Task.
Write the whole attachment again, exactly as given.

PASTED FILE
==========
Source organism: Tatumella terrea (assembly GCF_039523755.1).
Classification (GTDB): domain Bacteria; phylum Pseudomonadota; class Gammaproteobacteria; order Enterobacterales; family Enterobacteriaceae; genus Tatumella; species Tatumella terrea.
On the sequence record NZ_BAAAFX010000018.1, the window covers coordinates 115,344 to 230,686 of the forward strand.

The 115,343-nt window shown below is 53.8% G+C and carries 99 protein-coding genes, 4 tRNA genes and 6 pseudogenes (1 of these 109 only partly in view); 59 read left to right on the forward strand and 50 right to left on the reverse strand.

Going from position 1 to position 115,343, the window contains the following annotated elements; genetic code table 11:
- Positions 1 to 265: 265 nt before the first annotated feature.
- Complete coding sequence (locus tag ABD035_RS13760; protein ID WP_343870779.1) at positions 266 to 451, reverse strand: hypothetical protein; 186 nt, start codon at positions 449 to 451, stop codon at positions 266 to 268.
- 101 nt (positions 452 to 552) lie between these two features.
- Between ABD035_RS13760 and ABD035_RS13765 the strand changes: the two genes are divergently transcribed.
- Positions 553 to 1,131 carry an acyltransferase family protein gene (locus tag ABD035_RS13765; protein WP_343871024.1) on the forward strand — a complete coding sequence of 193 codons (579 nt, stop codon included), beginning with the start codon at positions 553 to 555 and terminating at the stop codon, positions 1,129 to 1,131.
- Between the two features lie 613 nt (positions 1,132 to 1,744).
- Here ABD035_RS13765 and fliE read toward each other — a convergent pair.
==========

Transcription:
Source organism: Tatumella terrea (assembly GCF_039523755.1).
Classification (GTDB): domain Bacteria; phylum Pseudomonadota; class Gammaproteobacteria; order Enterobacterales; family Enterobacteriaceae; genus Tatumella; species Tatumella terrea.
On the sequence record NZ_BAAAFX010000018.1, the window covers coordinates 115,344 to 230,686 of the forward strand.

The 115,343-nt window shown below is 53.8% G+C and carries 99 protein-coding genes, 4 tRNA genes and 6 pseudogenes (1 of these 109 only partly in view); 59 read left to right on the forward strand and 50 right to left on the reverse strand.

Going from position 1 to position 115,343, the window contains the following annotated elements; genetic code table 11:
- Positions 1 to 265: 265 nt before the first annotated feature.
- Complete coding sequence (locus tag ABD035_RS13760; protein ID WP_343870779.1) at positions 266 to 451, reverse strand: hypothetical protein; 186 nt, start codon at positions 449 to 451, stop codon at positions 266 to 268.
- 101 nt (positions 452 to 552) lie between these two features.
- Between ABD035_RS13760 and ABD035_RS13765 the strand changes: the two genes are divergently transcribed.
- Positions 553 to 1,131 carry an acyltransferase family protein gene (locus tag ABD035_RS13765; protein WP_343871024.1) on the forward strand — a complete coding sequence of 193 codons (579 nt, stop codon included), beginning with the start codon at positions 553 to 555 and terminating at the stop codon, positions 1,129 to 1,131.
- Between the two features lie 613 nt (positions 1,132 to 1,744).
- Here ABD035_RS13765 and fliE read toward each other — a convergent pair.